Universally acknowledged as one of the greatest guitarists in the history of jazz, Wes Montgomery virtually defined modern jazz guitar during the 1950s and ’60s. His unique idiomatic conception to the instrument and the power of his soloing influenced generations of players who followed him; guitar icons such as George Benson, Pat Martino, Larry Coryell, John Scofield, Pat Metheny, Lee Ritenour and Russell Malone.
Historically, Wes Montgomery’s relatively short career arose in the era after Charlie Christian and Django Reinhardt had established the prevailing standard for jazz guitar in the early and mid-twentieth century. Indeed, Wes was heavily influenced by Charlie Christian, in particular. But Wes changed the language of jazz guitar, harmonically, melodically and technically. The way he approached the harmonic structures of tunes, reharmonizing them by implication in the course of his improvisations set the standard for virtually every guitarist who followed him. Typically in his solos, he outlined chords melodically, but the chords he outlined were often different chords than the rhythm section was playing—a kind of subtle chord substitution—which, in effect, extended the overall harmony in an idiosyncratic way that was unique, distinctive and immediately identifiable. Wes’s compelling harmonic approach, his remarkably fluid single note facility along with his trademark octaves and use of sophisticated chord melodies influenced generations of players who followed in his wake.
Montgomery was self-taught. He devised unconventional techniques that involved, for example, striking the strings exclusively with his right thumb instead of a pick. This unorthodox fingers-on-strings approach allowed him to achieve a warm, round sound on the instrument that was instantly recognizable while his delivery was imbued with deep soul and an irrepressible swing feel that set him apart from most other players of his day.
While he emerged on the scene as a solo artist in the late 1950s as a highly regarded exponent of urgently swinging hard bop (later exemplified by such classic recordings as 1960’s The Incredible Jazz Guitar of Wes Montgomery, 1962’s Full House and 1965’s Smokin’ at the Half Note), Montgomery had success late in his career as a prominent crossover artist whose pleasingly melodic fare caught on with much larger audiences than has his pure jazz efforts. His later recordings like Bumpin’, California Dreaming, Goin’ Out of My Head and Road Song (all lush productions masterminded by Creed Taylor) served as a jumping-off point for the many pop-oriented jazz guitarists who followed him; guitarists such as Ronnie Jordan, Norman Brown, Peter White, Chieli Minucci and Chuck Loeb.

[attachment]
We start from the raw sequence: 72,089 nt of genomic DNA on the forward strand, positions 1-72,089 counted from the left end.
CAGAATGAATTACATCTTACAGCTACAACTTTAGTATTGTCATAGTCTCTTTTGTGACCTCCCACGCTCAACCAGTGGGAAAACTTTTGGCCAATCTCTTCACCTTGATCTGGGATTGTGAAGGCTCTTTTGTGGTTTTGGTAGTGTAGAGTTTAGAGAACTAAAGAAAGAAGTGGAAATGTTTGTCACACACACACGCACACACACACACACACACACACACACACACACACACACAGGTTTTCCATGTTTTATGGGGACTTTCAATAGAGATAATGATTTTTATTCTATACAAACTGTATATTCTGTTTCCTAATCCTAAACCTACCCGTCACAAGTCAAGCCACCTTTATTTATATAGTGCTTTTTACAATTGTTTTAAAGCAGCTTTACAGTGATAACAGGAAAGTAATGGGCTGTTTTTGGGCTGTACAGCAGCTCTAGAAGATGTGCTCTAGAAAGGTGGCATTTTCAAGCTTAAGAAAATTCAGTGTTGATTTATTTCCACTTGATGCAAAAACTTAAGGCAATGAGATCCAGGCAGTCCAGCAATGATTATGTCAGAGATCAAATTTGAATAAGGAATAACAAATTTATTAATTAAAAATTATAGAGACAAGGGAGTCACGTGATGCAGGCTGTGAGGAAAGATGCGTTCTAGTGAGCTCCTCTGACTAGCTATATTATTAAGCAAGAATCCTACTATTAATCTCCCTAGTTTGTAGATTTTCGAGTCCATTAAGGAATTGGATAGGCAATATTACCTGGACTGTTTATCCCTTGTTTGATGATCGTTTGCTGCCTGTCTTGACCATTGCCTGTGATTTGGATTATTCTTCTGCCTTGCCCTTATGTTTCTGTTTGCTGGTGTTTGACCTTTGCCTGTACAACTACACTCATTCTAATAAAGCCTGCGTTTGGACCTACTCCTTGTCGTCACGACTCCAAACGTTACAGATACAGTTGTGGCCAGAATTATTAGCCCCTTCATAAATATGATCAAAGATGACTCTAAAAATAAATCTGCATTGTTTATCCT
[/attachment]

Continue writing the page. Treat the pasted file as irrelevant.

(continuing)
Born John Leslie Montgomery on March 6, 1925 in Indianapolis, Indiana, Montgomery picked up guitar at the relatively late age of 19 and began teaching himself how to play by imitating recordings of his idol, Charlie Christian (particularly his ground-breaking single note choruses on “Solo Flight” with the Benny Goodman Orchestra). He played locally at the Club 440 with his brothers Monk on bass and Buddy on piano before touring the Midwest and South with his own group. In 1948, he began a two-year stint with Lionel Hampton’s big band, a band that included Charles Mingus on bass. Returning to his hometown, for a time, Wes had to make music a secondary part of his life, succumbing to the pressures of supporting a large family, which grew to encompass his wife and seven children. While settling down to a grueling factory job by day, he continued playing guitar by night at the Missile Club and often after-hours sessions at local clubs and other venues.
In 1955, Wes and his brothers began playing regularly around Indianapolis with Sonny Johnson and Alonzo “Pookie” Johnson in the Montgomery-Johnson Quintet (documented on the 2015 Resonance Records release In the Beginning). At the end of 1957, the Montgomery brothers, along with a fledgling trumpeter from Indianapolis, Freddie Hubbard, recorded several tunes that were issued on the Pacific Jazz label. A few months later, Wes recorded in Los Angeles with his brothers’ new group, The Mastersounds, although the guitarist continued to be based in his hometown. In September of 1959, Montgomery was discovered by alto sax great and talent scout Cannonball Adderley, who caught the guitarist at the Missile Room and immediately brought word of the phenomenal new talent to Riverside producer Orrin Keepnews, who signed him to the label. Wes’s debut for Riverside, 1959’s A Dynamic New Sound, was an organ trio outing with fellow Indianapolis native Melvin Rhyne on Hammond B-3 and Paul Parker on drums. But it was 1960’s The Incredible Jazz Guitar of Wes Montgomery, featuring pianist Tommy Flanagan, bassist Percy Heath and drummer Albert “Tootie” Heath, that established Montgomery as the new six-string king and heir to Charlie Christian’s throne.
Between 1959 and 1963, Keepnews produced a dozen Riverside albums with Montgomery as leader and three others on which he participated as a sideman. Those four years represented Montgomery at his peak. His stints with Verve (1964-1966) and A&M (1967-1968) — both under the direction of producer Creed Taylor — were commercially successful (he won a Best Instrumental Jazz Performance Grammy in 1967 for Goin’ Out of My Head), although these efforts were less highly regarded by jazz critics and guitar aficionados than by the general public or by the popular music press.
The guitar great had just returned home from a national tour when he suddenly died of a heart attack on June 15, 1968 at age 43. Rare recordings of Montgomery’s early years in Indiana, posthumously released on Resonance Records (2012’s Echoes of Indiana Avenue, 2015’s In The Beginning), add significantly to Wes’s rich recorded legacy.